Perpetuating -- and expanding -- the damage?
(How about a simple solution?)

Tom Anderson (who writes for the Inquirer's quirky little conservative competitor, The Bulletin) covered a talk by Charles Murray about his latest book, Real Education: Four Simple Truths for Bringing America's Schools Back to Reality. The four truths are these:

The first of his four truths, likely to be unappealing across the political spectrum, is just two words: Abilities vary. Put another way, the great pipe-dream of contemporary academia, and of course politics as well, is that no child can be left behind. Mr. Murray proposes that many children - probably most - will always be left behind, not because of an uncaring citizenship or educational environment, but simply because they were not born with intelligence, cognitive abilities and IQs of a level sufficient to make them competitive in modern intelligence-driven societies.

The second truth is that of those potential students whose abilities vary so much, the decided majority of them are not just average, but demonstrably below average. Mr. Murray pointed out that most college-educated folks, like his audience at I.S.I., have a practical unawareness of the size of the undergifted group because they have never meaningfully socialized with them, and tend to project their own relatively higher intelligence on the population in general. In addition, Mr. Murray argues that there is simply no evidence, scientific of otherwise, that low intelligence can be measurably heightened by any amount of education.

The third truth, and an appropriate corollary of the first two, is that far too many youngsters are going to college, forced to do so by parents and a society which puts an inordinate value on a Bachelor of Arts degree, to the serious detriment of everyone, not excluding the students who do not belong in college. Mr. Murray takes as an example a youngster who has the natural gifts, imagination and curiosities, of an electrician, a carpenter or a musician. Their parents are very likely to discourage the fulfillment of such inclinations, and encourage on the contrary that increasingly universal BA degree on the totally misguided assumption that somehow ir is superior to being an auto mechanic. They argue that most college graduates make more money than most automobile mechanics, but what they fail to recognize is that the top 10 or 20 percent of trades folk earn as much or more than the bottom 20 percent of college-graduated corporate managers.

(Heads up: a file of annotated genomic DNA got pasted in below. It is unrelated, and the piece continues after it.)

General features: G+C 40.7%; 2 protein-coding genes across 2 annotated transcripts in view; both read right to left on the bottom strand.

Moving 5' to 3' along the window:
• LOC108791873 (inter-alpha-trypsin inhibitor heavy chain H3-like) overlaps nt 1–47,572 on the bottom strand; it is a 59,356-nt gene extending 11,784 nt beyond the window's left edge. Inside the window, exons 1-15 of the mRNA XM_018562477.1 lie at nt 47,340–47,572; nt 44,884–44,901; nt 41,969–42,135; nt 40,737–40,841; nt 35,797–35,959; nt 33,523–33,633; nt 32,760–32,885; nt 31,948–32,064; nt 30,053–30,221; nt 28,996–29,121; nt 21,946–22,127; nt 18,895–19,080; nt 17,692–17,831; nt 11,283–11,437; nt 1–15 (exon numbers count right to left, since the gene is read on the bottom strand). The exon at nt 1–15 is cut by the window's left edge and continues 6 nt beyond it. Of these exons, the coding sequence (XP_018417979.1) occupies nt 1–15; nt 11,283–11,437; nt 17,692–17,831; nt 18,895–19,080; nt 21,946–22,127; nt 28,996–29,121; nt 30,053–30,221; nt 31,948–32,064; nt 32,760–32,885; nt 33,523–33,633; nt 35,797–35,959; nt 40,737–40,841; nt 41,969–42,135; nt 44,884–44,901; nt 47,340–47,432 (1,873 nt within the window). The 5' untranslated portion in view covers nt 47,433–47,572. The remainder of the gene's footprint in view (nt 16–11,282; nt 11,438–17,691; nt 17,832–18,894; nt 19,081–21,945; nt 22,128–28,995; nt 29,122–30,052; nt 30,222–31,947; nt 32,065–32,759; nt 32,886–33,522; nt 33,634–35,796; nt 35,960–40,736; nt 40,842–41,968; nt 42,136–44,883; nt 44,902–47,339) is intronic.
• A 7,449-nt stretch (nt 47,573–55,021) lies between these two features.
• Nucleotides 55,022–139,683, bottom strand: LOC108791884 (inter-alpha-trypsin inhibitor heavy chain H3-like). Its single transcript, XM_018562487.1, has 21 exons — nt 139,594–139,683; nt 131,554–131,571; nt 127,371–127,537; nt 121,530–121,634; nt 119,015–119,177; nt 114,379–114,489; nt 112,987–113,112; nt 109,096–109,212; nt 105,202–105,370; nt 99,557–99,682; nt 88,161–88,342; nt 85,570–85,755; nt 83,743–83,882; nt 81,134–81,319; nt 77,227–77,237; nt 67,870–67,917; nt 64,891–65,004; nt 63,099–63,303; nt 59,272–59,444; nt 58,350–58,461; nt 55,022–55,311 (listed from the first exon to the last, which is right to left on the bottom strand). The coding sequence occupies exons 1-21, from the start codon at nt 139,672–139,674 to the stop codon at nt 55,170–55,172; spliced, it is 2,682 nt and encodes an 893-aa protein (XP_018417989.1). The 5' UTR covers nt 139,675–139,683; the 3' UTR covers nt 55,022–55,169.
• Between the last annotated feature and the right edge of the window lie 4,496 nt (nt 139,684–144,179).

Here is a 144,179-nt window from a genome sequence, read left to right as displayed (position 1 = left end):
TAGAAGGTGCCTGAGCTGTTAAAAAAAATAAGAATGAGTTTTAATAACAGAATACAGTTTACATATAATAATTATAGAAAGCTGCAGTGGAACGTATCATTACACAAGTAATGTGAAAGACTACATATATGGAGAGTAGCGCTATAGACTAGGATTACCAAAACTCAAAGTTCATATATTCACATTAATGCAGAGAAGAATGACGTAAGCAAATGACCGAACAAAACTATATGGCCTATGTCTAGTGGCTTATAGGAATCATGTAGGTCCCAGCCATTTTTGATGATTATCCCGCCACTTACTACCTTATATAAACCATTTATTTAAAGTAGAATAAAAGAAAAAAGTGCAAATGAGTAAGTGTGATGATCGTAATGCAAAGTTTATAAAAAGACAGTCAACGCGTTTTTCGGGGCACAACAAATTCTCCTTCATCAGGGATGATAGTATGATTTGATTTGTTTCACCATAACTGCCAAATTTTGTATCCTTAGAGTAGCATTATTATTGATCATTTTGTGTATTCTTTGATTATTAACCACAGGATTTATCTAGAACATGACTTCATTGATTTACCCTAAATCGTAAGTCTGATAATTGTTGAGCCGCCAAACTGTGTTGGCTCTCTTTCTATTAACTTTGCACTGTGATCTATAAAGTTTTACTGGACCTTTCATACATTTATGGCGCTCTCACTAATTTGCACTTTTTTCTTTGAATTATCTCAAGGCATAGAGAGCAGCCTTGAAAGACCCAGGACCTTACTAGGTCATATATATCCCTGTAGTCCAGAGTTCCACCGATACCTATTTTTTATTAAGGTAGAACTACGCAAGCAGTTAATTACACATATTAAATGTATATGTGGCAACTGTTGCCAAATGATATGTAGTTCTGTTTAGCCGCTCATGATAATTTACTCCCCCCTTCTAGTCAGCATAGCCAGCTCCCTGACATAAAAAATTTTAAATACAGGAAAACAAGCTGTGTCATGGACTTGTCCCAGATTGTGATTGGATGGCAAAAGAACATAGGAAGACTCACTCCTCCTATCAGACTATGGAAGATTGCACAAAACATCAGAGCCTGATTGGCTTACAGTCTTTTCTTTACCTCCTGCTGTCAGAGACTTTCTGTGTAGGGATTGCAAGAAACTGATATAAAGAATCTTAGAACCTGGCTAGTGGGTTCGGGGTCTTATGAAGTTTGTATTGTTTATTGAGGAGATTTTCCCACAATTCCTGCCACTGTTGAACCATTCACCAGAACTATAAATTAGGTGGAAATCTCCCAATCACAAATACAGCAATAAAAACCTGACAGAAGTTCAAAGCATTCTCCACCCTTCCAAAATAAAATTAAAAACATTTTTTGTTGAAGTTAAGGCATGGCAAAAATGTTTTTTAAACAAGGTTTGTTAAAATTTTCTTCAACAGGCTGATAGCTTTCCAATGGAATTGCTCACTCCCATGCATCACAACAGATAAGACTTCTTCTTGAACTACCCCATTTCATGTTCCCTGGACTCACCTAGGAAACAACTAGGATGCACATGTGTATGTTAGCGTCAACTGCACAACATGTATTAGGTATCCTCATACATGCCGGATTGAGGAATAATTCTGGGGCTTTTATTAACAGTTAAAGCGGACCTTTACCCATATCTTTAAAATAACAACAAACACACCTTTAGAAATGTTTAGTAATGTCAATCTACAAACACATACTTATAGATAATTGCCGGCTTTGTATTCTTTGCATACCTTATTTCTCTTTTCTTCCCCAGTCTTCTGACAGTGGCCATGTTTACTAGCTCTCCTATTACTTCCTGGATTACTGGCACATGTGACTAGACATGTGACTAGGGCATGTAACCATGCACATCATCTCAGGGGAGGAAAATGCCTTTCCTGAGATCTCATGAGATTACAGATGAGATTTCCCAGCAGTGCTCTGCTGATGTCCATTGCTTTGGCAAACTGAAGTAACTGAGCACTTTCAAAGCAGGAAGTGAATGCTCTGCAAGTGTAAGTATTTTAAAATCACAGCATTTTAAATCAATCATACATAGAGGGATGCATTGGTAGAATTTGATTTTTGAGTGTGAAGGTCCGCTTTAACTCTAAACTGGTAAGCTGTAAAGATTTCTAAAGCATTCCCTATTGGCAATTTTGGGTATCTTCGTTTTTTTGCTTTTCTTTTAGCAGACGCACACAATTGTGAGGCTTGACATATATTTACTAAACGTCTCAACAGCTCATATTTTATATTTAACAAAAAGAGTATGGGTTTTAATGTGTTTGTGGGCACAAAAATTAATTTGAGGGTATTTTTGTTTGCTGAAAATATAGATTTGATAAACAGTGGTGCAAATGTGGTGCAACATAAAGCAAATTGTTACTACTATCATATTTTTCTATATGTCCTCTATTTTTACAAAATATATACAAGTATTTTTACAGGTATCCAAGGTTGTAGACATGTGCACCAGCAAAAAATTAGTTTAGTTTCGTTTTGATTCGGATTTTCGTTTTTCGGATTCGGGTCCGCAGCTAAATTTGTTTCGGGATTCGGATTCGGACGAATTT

The fourth truth is that as a result of profound social changes which occurred during the last century, our society is governed not just by an elite of the intellectually gifted, but by the top 10 percent of that group. Mr. Murray therefore argues that colleges have a radically moral responsibility to fashion their coursework with the unblinking purpose to present that elite with the most challenging and uncompromising curricula. Out should go flower-arranging, queer studies and "liberated women of the late middle ages," and back in should come the old core curricula of languages, mathematics, philosophy, literature and science.

I agree that the nonsense courses in things like ethnic studies should be scrapped, but I'd note that "mick" courses are nothing new. The greater danger, IMO, comes from the radical assault on the old core from within. History and English are being undermined by post-modernist "theory," and even basic sciences are under assault.